IN LATE AUGUST, strength coach Mike Alessi walked into Impact Sports Performance in Boca Raton, Fla., and saw Giants defensive end Jason Pierre-Paul crouched over his size-14 sneakers, using his right foot to hold a shoelace in place so he could tie it with his left hand. But by then Alessi was used to seeing JPP get creative in the gym.
This is an article from the Nov. 16, 2015 issue
The knot-tying routine was just one of the many adjustments the 26-year-old had to make after a Fourth of July fireworks accident that caused the amputation of his right index finger and the tip of his right thumb while also severely damaging his middle finger. Alessi says every session since the incident had to be modified because Pierre-Paul couldn't hold weights with his right hand.
"For three to four weeks we only trained his left side," says Alessi. "Then we started manipulating things to get the right side working."
Alessi did that by wrapping an ankle strap around the wrist of Pierre-Paul's injured hand, allowing him to do rows, shoulder presses and other movements on the cable pulley machine. He also did various multidirectional footwork and running drills for agility and pulled a sled that was attached to his waist with a belt and harness.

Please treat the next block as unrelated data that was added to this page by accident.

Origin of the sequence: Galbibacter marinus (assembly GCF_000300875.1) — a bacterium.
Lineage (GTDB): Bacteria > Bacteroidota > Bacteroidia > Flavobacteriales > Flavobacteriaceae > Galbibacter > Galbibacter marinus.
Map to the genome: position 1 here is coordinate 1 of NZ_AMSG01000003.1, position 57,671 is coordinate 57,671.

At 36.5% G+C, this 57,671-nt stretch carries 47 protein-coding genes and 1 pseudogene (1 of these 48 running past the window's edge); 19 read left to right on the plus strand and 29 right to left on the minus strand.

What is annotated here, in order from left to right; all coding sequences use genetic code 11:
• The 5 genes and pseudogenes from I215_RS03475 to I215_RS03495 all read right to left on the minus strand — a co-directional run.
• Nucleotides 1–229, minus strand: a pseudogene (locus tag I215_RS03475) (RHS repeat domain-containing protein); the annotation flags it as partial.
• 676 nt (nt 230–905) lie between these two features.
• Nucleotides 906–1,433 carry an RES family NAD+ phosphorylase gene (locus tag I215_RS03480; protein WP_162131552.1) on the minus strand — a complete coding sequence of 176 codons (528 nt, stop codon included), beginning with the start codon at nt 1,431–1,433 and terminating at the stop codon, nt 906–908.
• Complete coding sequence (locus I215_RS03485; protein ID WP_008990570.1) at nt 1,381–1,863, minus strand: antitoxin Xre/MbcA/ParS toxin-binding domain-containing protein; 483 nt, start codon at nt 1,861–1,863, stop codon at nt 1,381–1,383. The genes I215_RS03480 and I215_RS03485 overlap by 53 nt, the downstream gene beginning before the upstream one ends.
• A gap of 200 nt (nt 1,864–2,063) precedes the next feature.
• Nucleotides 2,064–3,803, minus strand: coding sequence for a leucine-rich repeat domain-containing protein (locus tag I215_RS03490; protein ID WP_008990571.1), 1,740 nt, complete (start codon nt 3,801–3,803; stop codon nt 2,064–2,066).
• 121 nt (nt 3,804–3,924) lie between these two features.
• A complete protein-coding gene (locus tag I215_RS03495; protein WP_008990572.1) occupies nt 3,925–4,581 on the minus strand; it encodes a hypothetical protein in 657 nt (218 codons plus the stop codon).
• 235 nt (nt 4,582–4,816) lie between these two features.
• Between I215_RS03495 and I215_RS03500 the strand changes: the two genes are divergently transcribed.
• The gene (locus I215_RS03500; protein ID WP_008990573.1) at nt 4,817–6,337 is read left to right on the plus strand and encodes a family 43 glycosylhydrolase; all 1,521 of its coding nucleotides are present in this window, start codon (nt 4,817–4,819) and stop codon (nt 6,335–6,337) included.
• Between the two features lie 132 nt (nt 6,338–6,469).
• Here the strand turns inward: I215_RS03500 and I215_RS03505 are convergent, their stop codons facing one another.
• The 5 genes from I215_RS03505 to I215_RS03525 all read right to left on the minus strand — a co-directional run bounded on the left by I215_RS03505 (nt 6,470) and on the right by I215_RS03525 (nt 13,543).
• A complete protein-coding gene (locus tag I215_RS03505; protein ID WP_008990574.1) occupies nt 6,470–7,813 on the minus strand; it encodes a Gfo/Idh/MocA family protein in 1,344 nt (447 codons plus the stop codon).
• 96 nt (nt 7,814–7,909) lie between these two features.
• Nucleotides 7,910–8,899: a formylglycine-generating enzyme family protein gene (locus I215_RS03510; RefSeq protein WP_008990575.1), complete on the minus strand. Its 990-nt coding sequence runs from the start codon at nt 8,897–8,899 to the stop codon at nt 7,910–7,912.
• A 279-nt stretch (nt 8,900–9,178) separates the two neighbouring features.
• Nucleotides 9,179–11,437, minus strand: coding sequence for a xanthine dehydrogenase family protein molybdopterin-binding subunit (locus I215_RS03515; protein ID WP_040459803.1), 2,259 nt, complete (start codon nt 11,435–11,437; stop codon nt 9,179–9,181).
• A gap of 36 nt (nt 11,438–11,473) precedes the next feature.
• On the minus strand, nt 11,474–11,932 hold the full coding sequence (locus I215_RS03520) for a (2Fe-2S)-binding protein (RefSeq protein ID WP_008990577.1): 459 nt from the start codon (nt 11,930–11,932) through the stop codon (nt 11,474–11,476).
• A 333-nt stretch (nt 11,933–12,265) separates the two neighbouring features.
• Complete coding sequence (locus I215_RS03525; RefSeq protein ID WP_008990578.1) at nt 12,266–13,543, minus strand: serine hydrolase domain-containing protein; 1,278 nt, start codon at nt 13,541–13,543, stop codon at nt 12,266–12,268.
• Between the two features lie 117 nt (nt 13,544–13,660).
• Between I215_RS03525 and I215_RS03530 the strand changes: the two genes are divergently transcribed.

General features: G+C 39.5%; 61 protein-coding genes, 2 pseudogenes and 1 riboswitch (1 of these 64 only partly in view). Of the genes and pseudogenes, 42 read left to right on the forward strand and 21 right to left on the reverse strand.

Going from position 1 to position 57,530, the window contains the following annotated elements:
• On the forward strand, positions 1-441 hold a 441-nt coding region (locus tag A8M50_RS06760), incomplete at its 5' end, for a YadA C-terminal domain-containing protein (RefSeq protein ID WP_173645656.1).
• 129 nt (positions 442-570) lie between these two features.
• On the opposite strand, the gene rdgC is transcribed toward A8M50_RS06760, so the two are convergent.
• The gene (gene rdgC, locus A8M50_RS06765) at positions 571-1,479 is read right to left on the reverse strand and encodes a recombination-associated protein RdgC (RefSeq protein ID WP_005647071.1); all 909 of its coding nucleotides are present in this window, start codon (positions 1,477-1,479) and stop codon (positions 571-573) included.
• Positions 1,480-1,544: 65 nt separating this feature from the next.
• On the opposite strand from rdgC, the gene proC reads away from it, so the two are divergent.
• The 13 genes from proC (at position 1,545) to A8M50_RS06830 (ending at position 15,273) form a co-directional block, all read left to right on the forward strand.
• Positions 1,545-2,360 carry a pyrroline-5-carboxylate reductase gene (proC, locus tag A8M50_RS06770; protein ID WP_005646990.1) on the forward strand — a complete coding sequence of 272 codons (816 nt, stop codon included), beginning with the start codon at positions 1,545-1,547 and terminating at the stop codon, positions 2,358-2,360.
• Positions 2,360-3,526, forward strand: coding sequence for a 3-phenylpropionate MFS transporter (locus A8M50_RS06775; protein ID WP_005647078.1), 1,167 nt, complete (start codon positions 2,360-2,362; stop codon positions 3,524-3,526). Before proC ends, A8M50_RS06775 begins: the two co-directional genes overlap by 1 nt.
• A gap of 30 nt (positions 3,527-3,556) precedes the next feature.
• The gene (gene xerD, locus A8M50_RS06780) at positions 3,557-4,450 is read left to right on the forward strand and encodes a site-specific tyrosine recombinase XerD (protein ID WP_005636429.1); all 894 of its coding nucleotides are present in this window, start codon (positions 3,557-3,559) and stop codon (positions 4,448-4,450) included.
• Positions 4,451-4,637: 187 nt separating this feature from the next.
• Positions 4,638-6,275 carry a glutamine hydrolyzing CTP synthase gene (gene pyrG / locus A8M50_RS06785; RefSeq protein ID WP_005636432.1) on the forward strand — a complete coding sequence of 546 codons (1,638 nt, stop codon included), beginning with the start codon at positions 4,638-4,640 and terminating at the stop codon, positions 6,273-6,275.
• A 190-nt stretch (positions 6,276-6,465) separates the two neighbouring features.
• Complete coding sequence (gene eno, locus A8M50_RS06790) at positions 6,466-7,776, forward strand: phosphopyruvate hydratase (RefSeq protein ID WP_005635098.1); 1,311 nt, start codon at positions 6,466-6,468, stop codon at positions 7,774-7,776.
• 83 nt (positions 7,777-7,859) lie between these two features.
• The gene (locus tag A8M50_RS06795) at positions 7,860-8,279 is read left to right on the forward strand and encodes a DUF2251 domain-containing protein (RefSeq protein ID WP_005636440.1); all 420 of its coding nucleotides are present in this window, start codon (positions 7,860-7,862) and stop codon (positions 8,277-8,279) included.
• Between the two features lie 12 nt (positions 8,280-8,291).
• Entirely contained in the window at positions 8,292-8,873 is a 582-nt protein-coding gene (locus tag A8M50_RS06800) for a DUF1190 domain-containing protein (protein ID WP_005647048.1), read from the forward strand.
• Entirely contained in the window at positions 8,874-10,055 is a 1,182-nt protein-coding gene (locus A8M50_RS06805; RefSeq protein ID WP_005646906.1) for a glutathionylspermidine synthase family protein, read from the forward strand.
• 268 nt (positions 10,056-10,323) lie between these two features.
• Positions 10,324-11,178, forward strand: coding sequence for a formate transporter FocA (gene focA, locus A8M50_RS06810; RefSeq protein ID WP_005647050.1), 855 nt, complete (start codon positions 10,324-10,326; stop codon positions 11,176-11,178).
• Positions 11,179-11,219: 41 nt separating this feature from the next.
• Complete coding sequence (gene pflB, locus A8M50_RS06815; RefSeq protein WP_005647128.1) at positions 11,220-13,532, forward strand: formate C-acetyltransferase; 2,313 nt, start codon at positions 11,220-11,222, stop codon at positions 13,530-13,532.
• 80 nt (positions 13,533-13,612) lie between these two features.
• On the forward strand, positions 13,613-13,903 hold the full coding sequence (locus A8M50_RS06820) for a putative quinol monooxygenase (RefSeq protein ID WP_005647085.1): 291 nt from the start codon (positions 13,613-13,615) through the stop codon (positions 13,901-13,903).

After each workout Pierre-Paul met with occupational therapist and hand-rehabilitation specialist Deborah Austin. "The ring and small fingers were just soft tissue injuries, so we were able to strengthen those," says Austin, adding that those two outer fingers are the key to grip strength. "When it was time to use the thumb and middle finger, we were ahead of the game." Because Pierre-Paul's position requires a lot of pushing, Austin incorporated wall and tabletop push-ups, and used other tools (see box) to increase upper-body flexibility and dexterity and to build strength. "[The surgeons] allowed Jason to be where he is today," Austin says. "He has a fully controlled hand."
Alessi agrees that Pierre-Paul looks "as good ever." On Sunday he played 47 snaps in New York's 32--18 win over the Bucs. Says Austin, "He exceeded all his goals in therapy, and then some."
During Pierre-Paul's rehabilitation, a specialist used a variety of tools to measure progress and help improve range of motion in his right hand.
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This moldable substance changes colors as it gets hot, providing visual feedback during squeezing, stretching and pinching exercises.
While a standard, two-prong tool works well, Pierre-Paul used hand exercisers that can work individual fingers.
Similar to clothespins, these devices offer varying resistance levels to build strength and coordination.
Pierre-Paul dribbled and caught a basketball to apply impact to his hand, and shooting helped with wrist extension and flexion.
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